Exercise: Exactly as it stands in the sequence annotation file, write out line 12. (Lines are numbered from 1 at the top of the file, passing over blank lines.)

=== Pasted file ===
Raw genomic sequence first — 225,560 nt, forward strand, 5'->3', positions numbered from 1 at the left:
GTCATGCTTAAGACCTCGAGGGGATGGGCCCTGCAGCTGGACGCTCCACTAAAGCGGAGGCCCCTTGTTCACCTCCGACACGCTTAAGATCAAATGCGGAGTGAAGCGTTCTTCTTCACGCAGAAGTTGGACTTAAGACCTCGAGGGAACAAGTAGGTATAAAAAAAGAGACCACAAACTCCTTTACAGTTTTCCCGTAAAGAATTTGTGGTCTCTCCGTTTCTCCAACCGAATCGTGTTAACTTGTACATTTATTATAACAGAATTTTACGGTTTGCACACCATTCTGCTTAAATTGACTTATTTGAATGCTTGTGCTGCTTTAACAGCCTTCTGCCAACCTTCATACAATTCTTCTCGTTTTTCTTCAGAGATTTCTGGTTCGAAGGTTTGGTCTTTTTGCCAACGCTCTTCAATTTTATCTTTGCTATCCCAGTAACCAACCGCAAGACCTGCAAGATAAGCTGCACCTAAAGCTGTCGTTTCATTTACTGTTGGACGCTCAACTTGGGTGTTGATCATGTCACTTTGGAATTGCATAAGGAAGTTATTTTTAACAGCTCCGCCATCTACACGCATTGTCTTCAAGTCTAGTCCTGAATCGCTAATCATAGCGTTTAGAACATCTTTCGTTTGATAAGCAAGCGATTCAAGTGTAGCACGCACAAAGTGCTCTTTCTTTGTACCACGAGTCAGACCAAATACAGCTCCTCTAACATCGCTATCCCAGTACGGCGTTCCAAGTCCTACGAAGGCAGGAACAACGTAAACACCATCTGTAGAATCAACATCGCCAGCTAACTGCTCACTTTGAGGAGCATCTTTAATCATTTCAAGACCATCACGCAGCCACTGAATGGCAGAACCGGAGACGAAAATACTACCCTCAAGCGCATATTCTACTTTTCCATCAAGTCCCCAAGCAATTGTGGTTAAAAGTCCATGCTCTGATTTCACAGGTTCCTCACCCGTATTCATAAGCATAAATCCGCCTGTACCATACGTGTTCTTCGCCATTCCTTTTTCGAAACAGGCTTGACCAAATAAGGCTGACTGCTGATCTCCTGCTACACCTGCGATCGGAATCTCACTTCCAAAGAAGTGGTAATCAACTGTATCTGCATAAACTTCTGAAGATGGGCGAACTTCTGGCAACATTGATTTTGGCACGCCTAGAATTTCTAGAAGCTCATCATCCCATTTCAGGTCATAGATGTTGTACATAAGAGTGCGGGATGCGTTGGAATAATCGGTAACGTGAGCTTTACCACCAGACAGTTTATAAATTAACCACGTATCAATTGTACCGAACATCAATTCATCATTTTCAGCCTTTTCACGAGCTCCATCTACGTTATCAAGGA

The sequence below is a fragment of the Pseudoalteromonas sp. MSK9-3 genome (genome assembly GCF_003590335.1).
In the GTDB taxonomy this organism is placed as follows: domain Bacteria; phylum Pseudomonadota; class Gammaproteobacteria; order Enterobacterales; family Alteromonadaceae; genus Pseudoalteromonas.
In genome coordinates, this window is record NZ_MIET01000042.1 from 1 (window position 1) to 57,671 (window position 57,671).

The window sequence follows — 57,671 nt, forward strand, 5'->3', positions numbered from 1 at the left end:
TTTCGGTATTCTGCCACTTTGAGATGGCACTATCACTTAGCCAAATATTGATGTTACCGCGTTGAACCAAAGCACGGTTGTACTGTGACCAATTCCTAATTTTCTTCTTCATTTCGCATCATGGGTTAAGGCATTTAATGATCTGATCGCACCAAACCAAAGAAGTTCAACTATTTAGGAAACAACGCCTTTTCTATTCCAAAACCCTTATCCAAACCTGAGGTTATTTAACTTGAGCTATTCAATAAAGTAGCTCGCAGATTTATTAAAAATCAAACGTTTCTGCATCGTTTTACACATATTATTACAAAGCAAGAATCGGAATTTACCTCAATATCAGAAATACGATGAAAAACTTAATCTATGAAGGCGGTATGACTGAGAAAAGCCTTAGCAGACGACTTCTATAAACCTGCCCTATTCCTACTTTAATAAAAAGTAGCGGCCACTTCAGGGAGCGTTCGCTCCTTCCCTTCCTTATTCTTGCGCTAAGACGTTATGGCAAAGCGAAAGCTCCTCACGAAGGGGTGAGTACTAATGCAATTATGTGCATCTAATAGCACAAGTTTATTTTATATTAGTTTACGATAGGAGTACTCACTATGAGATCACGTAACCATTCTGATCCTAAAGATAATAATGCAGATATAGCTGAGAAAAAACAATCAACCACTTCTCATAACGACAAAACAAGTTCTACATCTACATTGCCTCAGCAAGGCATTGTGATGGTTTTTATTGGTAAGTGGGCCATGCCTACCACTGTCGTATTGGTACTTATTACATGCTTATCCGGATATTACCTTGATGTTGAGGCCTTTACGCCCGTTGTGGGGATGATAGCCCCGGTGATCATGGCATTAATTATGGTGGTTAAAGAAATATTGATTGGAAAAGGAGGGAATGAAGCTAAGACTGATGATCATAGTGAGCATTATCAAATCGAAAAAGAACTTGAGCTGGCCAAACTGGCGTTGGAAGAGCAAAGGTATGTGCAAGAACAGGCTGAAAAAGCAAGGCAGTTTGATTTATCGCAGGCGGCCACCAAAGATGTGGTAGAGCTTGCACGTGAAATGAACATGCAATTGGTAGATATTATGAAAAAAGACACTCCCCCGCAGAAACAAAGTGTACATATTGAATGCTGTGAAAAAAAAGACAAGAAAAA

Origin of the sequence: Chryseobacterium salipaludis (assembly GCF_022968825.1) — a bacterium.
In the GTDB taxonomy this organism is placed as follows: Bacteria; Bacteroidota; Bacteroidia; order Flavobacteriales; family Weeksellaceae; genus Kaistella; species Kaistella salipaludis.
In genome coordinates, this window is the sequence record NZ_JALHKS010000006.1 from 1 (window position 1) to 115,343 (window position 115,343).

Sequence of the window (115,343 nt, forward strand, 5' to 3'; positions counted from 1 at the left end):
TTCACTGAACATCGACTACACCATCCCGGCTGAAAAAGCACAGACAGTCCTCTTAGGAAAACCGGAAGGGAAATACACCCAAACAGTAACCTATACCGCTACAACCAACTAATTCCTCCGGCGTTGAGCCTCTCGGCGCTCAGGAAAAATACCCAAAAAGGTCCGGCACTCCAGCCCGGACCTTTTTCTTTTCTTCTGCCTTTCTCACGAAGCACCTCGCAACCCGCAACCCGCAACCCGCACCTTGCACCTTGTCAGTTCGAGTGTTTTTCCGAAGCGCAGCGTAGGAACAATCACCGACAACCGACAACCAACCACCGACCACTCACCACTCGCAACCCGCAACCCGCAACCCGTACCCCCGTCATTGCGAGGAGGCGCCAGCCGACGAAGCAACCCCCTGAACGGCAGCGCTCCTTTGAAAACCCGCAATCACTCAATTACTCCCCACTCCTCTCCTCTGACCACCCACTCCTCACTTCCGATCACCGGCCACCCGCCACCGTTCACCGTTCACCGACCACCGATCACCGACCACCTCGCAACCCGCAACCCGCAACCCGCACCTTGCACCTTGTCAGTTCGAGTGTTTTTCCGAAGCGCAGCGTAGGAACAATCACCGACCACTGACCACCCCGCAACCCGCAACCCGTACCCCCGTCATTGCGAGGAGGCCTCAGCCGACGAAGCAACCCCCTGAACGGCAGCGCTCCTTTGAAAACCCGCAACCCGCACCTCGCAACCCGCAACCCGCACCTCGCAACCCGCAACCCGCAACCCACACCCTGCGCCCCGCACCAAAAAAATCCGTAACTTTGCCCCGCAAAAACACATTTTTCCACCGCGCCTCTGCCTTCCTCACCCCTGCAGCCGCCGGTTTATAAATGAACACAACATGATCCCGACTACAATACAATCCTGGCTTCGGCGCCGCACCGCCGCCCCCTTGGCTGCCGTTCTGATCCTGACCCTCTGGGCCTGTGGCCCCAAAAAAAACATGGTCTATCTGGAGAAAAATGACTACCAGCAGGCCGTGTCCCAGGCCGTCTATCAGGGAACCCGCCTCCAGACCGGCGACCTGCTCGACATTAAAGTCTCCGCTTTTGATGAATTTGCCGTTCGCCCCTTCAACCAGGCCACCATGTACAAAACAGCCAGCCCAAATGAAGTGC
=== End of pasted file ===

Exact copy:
TTCACTGAACATCGACTACACCATCCCGGCTGAAAAAGCACAGACAGTCCTCTTAGGAAAACCGGAAGGGAAATACACCCAAACAGTAACCTATACCGCTACAACCAACTAATTCCTCCGGCGTTGAGCCTCTCGGCGCTCAGGAAAAATACCCAAAAAGGTCCGGCACTCCAGCCCGGACCTTTTTCTTTTCTTCTGCCTTTCTCACGAAGCACCTCGCAACCCGCAACCCGCAACCCGCACCTTGCACCTTGTCAGTTCGAGTGTTTTTCCGAAGCGCAGCGTAGGAACAATCACCGACAACCGACAACCAACCACCGACCACTCACCACTCGCAACCCGCAACCCGCAACCCGTACCCCCGTCATTGCGAGGAGGCGCCAGCCGACGAAGCAACCCCCTGAACGGCAGCGCTCCTTTGAAAACCCGCAATCACTCAATTACTCCCCACTCCTCTCCTCTGACCACCCACTCCTCACTTCCGATCACCGGCCACCCGCCACCGTTCACCGTTCACCGACCACCGATCACCGACCACCTCGCAACCCGCAACCCGCAACCCGCACCTTGCACCTTGTCAGTTCGAGTGTTTTTCCGAAGCGCAGCGTAGGAACAATCACCGACCACTGACCACCCCGCAACCCGCAACCCGTACCCCCGTCATTGCGAGGAGGCCTCAGCCGACGAAGCAACCCCCTGAACGGCAGCGCTCCTTTGAAAACCCGCAACCCGCACCTCGCAACCCGCAACCCGCACCTCGCAACCCGCAACCCGCAACCCACACCCTGCGCCCCGCACCAAAAAAATCCGTAACTTTGCCCCGCAAAAACACATTTTTCCACCGCGCCTCTGCCTTCCTCACCCCTGCAGCCGCCGGTTTATAAATGAACACAACATGATCCCGACTACAATACAATCCTGGCTTCGGCGCCGCACCGCCGCCCCCTTGGCTGCCGTTCTGATCCTGACCCTCTGGGCCTGTGGCCCCAAAAAAAACATGGTCTATCTGGAGAAAAATGACTACCAGCAGGCCGTGTCCCAGGCCGTCTATCAGGGAACCCGCCTCCAGACCGGCGACCTGCTCGACATTAAAGTCTCCGCTTTTGATGAATTTGCCGTTCGCCCCTTCAACCAGGCCACCATGTACAAAACAGCCAGCCCAAATGAAGTGC